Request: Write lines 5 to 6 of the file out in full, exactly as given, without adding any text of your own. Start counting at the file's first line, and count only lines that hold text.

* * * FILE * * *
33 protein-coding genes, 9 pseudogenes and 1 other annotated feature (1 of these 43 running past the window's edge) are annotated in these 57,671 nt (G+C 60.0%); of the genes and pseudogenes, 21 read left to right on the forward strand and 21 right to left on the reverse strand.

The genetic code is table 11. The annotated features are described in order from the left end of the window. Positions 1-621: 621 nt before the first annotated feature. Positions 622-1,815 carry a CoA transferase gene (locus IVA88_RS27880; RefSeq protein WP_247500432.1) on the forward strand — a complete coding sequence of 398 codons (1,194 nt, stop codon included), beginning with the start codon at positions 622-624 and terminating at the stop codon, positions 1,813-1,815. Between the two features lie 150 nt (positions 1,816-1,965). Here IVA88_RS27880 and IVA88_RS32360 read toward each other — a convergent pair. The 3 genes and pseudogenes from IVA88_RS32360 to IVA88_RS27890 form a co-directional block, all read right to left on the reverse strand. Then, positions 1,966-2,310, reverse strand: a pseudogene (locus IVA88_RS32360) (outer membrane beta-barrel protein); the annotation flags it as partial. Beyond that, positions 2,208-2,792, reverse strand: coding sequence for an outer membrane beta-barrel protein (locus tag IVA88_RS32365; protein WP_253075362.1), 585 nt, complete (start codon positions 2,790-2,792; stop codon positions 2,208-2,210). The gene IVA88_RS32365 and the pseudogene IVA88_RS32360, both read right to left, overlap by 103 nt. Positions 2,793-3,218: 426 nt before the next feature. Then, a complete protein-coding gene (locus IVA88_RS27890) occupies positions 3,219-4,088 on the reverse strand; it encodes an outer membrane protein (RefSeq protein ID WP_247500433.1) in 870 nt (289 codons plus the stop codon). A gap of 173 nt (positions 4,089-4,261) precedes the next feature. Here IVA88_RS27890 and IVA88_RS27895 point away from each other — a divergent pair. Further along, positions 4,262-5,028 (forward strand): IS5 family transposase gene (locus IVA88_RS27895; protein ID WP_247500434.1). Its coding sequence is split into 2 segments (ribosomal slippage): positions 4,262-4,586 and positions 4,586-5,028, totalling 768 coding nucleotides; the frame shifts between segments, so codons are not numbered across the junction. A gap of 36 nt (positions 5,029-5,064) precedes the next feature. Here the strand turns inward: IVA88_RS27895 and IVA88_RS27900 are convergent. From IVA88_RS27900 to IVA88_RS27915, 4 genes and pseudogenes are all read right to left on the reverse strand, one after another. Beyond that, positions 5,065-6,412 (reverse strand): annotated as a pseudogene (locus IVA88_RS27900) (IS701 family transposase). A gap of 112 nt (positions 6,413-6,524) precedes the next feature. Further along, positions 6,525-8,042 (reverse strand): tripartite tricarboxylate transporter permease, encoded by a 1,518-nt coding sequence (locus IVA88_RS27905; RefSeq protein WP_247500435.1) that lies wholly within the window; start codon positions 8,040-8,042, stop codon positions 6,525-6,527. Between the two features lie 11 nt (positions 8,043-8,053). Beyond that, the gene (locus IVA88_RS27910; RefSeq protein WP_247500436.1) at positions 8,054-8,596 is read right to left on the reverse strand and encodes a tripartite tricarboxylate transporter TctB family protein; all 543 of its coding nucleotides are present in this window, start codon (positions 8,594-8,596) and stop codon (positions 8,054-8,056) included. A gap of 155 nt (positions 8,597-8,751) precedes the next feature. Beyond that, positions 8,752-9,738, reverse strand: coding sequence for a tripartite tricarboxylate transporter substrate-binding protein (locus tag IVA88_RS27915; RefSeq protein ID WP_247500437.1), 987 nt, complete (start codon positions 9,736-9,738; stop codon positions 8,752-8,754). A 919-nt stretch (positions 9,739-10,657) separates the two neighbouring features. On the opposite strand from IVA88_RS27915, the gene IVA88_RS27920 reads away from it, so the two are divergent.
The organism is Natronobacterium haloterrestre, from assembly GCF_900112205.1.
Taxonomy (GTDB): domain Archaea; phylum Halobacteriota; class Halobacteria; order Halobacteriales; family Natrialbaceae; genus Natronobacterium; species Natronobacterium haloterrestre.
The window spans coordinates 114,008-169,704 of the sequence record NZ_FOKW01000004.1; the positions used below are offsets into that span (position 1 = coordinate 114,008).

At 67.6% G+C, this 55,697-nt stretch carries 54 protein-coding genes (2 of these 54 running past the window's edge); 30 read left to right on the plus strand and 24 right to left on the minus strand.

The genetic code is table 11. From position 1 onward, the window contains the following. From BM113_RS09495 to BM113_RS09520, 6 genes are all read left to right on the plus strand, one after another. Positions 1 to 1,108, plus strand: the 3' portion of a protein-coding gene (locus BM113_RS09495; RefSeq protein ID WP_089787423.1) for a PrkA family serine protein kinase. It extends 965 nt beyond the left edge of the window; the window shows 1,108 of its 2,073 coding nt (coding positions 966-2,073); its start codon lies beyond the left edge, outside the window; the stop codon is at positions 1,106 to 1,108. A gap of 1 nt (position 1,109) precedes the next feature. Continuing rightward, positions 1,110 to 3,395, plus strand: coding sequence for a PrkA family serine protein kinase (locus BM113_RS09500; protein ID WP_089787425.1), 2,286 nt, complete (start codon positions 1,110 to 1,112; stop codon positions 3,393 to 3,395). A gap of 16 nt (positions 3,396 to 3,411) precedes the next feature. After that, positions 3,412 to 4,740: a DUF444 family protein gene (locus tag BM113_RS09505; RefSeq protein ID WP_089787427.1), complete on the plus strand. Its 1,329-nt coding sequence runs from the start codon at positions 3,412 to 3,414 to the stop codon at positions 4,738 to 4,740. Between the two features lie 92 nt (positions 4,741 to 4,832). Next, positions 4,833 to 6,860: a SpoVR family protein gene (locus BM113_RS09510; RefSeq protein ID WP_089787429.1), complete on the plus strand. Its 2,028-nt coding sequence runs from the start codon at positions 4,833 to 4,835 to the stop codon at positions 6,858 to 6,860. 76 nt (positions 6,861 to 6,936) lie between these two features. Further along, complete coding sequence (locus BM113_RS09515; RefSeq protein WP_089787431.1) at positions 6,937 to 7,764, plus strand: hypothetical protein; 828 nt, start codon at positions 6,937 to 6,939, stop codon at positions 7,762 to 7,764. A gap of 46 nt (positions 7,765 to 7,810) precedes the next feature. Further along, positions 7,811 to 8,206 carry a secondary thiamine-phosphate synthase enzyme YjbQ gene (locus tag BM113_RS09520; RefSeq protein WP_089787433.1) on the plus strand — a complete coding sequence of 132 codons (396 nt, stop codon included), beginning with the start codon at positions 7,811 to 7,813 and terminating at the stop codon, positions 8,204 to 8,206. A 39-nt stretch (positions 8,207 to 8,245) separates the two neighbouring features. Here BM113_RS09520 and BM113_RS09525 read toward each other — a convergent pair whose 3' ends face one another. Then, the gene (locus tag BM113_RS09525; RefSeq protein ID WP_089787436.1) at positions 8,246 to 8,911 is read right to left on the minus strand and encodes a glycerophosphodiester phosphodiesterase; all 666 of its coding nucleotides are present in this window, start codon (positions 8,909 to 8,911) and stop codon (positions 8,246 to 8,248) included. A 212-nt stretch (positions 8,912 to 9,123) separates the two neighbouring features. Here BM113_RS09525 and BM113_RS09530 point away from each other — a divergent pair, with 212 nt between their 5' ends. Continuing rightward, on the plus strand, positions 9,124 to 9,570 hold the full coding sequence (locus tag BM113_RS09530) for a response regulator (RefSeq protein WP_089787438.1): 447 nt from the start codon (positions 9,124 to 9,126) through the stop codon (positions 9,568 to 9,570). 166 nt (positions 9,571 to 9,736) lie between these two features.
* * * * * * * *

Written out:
The window spans coordinates 114,008-169,704 of the sequence record NZ_FOKW01000004.1; the positions used below are offsets into that span (position 1 = coordinate 114,008).

At 67.6% G+C, this 55,697-nt stretch carries 54 protein-coding genes (2 of these 54 running past the window's edge); 30 read left to right on the plus strand and 24 right to left on the minus strand.